• Conditions are established within the plasma chamber 206 to ensure that desirable ion acceleration and energy levels are achieved to produce plasma of each gas. For example, a gas within the chamber 206 is excited to form plasma, which may be achieved via an RF antenna (not shown). The positively charged first and second gas ions are accelerated towards the donor semiconductor wafer 120 by way of an electric field between the first and second electrodes 208, 210. (It is noted that in a practical piece of equipment, there may be one or more additional electrodes, not shown, which contribute to and/or produce the required plasma and acceleration.) The field may be of sufficient magnitude to accelerate the first and second ions to an energy of between about 25-150 KeV, such as about 80 KeV. As the second electrode 210 is in the form of a grid, the ions may pass therethrough and strike the implantation surface 121 of the donor semiconductor wafer 120 and become implanted in the donor semiconductor. The energy to which the first and second ions are accelerated is selected such that the ions are implanted in the donor semiconductor wafer to the desired depth, e.g. approximately along the desired weakened region 123 below the implantation surface 121 of the donor semiconductor wafer 120. Mass flow control valves or needle valves 205A, 205B may be located in the gas feed lines between the first and second tanks 202, 204 in order to control the ratio of the first gas to the second gas in the plasma chamber 206 and thereby control the ratio of first ions to second ions implanted into the semiconductor donor wafer 120. The ratio of the first ions to the second ions being implanted may also be controlled by adjusting the distribution of the plasma in the plasma chamber 206 by controlling one or more of the arc voltage, arc current, and the biasing platen.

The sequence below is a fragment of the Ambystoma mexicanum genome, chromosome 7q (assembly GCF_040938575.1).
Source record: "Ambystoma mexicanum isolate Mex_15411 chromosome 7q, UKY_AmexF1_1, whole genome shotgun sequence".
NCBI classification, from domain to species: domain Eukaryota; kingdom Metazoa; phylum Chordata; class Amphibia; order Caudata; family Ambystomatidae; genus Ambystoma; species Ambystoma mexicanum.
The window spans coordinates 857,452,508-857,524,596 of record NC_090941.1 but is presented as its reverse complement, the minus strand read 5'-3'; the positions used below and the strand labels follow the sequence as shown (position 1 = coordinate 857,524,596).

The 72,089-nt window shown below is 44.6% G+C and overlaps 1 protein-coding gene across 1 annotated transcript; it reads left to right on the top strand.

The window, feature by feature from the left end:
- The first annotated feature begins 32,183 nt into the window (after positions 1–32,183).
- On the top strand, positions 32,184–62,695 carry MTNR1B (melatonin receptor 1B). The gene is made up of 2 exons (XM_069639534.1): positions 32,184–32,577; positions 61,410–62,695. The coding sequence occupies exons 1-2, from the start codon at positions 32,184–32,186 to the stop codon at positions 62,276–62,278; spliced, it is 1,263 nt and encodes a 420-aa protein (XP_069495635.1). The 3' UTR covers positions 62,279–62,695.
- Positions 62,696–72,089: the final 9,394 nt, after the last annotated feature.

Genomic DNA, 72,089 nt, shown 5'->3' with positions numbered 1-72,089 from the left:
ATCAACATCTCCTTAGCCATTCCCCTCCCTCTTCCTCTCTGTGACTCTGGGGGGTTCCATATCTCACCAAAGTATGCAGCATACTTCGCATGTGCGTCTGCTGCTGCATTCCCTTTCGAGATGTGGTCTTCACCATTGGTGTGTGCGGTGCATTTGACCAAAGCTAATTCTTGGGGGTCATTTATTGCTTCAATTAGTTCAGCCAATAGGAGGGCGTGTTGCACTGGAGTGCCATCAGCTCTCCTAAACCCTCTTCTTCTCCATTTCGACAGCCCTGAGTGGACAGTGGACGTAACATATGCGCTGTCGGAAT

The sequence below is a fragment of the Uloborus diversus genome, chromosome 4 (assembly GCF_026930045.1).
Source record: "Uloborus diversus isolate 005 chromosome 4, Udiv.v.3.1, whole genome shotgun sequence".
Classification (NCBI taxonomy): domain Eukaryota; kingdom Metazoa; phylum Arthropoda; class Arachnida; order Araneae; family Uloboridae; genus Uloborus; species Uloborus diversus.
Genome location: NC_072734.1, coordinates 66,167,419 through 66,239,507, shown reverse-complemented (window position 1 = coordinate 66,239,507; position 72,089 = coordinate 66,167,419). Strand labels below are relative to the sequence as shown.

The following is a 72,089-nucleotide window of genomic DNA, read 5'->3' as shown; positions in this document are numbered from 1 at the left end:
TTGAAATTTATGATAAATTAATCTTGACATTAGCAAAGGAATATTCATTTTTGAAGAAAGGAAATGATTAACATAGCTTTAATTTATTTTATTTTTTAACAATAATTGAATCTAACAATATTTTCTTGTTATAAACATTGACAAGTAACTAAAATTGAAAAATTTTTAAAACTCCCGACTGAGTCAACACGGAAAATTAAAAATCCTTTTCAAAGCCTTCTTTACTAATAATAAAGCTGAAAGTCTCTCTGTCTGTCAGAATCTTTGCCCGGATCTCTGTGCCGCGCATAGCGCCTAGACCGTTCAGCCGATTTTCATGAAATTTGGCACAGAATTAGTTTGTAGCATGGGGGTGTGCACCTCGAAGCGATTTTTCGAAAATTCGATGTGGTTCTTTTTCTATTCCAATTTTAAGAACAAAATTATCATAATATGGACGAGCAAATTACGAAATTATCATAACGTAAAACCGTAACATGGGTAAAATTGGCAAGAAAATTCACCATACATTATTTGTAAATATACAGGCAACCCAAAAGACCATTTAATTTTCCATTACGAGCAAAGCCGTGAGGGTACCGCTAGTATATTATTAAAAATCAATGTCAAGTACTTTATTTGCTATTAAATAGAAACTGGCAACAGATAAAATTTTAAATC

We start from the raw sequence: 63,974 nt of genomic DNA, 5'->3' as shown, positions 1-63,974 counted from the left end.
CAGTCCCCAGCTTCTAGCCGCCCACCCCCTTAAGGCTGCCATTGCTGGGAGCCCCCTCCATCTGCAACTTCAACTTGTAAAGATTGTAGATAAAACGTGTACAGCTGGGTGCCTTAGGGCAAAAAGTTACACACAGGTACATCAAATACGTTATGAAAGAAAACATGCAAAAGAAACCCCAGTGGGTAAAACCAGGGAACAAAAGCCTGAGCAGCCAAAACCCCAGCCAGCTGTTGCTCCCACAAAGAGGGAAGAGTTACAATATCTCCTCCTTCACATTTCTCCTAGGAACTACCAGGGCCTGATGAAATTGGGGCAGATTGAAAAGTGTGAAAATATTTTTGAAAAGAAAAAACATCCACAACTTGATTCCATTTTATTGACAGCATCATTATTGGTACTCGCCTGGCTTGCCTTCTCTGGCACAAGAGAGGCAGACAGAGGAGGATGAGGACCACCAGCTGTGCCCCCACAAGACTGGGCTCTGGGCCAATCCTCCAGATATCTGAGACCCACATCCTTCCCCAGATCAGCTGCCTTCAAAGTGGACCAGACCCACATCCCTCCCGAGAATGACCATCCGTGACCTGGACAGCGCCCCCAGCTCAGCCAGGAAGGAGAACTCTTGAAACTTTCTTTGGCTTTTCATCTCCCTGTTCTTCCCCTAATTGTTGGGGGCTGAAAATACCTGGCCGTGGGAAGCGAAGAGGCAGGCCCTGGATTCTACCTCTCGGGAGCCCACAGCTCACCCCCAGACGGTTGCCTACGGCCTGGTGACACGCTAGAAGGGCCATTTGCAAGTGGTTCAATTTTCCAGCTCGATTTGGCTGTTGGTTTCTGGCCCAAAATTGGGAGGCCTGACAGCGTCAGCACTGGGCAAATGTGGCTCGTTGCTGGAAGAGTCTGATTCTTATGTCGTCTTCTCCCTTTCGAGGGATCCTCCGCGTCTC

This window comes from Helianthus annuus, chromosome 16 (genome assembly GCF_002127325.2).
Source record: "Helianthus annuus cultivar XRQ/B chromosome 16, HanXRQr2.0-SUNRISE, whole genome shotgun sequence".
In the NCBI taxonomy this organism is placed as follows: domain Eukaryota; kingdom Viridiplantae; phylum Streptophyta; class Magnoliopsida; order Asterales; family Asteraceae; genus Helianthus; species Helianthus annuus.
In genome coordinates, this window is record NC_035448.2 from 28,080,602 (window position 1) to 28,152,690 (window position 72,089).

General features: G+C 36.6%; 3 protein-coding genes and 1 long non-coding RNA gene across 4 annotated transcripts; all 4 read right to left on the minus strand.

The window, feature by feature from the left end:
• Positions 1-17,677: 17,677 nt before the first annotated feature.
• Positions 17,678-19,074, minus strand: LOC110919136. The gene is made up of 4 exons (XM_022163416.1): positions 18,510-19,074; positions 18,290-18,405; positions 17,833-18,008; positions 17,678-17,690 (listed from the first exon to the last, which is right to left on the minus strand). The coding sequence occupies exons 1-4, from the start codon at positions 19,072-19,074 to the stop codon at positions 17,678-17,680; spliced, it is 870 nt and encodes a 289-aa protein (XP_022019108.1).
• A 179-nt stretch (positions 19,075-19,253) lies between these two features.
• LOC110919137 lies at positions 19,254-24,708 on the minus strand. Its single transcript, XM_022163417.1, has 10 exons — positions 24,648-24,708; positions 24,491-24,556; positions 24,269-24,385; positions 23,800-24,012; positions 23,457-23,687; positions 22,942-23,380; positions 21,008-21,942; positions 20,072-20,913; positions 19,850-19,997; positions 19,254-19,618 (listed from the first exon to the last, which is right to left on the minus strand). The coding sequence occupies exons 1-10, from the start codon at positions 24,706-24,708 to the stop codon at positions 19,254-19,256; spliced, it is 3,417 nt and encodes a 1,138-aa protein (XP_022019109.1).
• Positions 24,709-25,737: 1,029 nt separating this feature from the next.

• The specific type of implantation technique carried out within the ion implant tool 200 is not limited to ion shower type implant tools. Other suitable ion implantation techniques include plasma immersion ion implantation techniques. With reference to FIG. 7, in a plasma immersion implant tool 200A, the donor semiconductor wafer 120 is placed in the plasma chamber 206 and forms the second electrode 210′. The positively charged gas ions are accelerated towards the donor semiconductor wafer 120 by way of an electric field created between the first electrode 208 and the second electrode 210′ (i.e., the donor semiconductor wafer 120.